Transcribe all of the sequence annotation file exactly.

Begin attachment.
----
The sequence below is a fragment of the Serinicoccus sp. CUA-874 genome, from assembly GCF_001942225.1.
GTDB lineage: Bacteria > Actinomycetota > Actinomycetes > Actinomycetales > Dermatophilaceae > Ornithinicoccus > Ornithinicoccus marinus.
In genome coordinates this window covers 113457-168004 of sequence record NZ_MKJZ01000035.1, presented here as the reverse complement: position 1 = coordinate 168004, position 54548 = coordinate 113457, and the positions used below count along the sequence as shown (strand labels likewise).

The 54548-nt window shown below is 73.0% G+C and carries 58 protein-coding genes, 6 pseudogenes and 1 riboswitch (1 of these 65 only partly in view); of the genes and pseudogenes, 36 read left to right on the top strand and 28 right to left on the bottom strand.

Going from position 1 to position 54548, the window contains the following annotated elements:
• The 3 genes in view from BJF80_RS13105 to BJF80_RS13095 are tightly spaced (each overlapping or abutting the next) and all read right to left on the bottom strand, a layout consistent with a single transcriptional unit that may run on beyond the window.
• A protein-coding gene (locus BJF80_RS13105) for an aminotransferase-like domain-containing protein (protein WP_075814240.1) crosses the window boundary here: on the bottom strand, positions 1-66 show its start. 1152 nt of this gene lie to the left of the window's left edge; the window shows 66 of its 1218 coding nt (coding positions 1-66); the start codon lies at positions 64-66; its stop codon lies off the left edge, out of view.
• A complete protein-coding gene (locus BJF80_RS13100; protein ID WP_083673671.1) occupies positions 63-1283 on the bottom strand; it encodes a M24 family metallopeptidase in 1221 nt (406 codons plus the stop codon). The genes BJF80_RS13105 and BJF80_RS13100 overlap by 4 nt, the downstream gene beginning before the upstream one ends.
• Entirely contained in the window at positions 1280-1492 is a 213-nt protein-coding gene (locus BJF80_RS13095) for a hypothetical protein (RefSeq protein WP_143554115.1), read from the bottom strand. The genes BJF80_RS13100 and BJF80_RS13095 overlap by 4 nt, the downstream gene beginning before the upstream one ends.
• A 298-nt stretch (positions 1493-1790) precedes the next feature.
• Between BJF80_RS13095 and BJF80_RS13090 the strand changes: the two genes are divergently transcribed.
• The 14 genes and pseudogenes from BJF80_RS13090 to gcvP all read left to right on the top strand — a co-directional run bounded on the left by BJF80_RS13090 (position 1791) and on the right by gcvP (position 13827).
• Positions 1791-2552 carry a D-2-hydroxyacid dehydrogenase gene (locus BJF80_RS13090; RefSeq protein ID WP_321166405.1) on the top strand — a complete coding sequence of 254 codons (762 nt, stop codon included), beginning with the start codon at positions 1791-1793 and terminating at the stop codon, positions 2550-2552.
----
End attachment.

The sequence below is a fragment of the Serinicoccus sp. CUA-874 genome, from assembly GCF_001942225.1.
GTDB lineage: Bacteria > Actinomycetota > Actinomycetes > Actinomycetales > Dermatophilaceae > Ornithinicoccus > Ornithinicoccus marinus.
In genome coordinates this window covers 113457-168004 of sequence record NZ_MKJZ01000035.1, presented here as the reverse complement: position 1 = coordinate 168004, position 54548 = coordinate 113457, and the positions used below count along the sequence as shown (strand labels likewise).

The 54548-nt window shown below is 73.0% G+C and carries 58 protein-coding genes, 6 pseudogenes and 1 riboswitch (1 of these 65 only partly in view); of the genes and pseudogenes, 36 read left to right on the top strand and 28 right to left on the bottom strand.

Going from position 1 to position 54548, the window contains the following annotated elements:
• The 3 genes in view from BJF80_RS13105 to BJF80_RS13095 are tightly spaced (each overlapping or abutting the next) and all read right to left on the bottom strand, a layout consistent with a single transcriptional unit that may run on beyond the window.
• A protein-coding gene (locus BJF80_RS13105) for an aminotransferase-like domain-containing protein (protein WP_075814240.1) crosses the window boundary here: on the bottom strand, positions 1-66 show its start. 1152 nt of this gene lie to the left of the window's left edge; the window shows 66 of its 1218 coding nt (coding positions 1-66); the start codon lies at positions 64-66; its stop codon lies off the left edge, out of view.
• A complete protein-coding gene (locus BJF80_RS13100; protein ID WP_083673671.1) occupies positions 63-1283 on the bottom strand; it encodes a M24 family metallopeptidase in 1221 nt (406 codons plus the stop codon). The genes BJF80_RS13105 and BJF80_RS13100 overlap by 4 nt, the downstream gene beginning before the upstream one ends.
• Entirely contained in the window at positions 1280-1492 is a 213-nt protein-coding gene (locus BJF80_RS13095) for a hypothetical protein (RefSeq protein WP_143554115.1), read from the bottom strand. The genes BJF80_RS13100 and BJF80_RS13095 overlap by 4 nt, the downstream gene beginning before the upstream one ends.
• A 298-nt stretch (positions 1493-1790) precedes the next feature.
• Between BJF80_RS13095 and BJF80_RS13090 the strand changes: the two genes are divergently transcribed.
• The 14 genes and pseudogenes from BJF80_RS13090 to gcvP all read left to right on the top strand — a co-directional run bounded on the left by BJF80_RS13090 (position 1791) and on the right by gcvP (position 13827).
• Positions 1791-2552 carry a D-2-hydroxyacid dehydrogenase gene (locus BJF80_RS13090; RefSeq protein ID WP_321166405.1) on the top strand — a complete coding sequence of 254 codons (762 nt, stop codon included), beginning with the start codon at positions 1791-1793 and terminating at the stop codon, positions 2550-2552.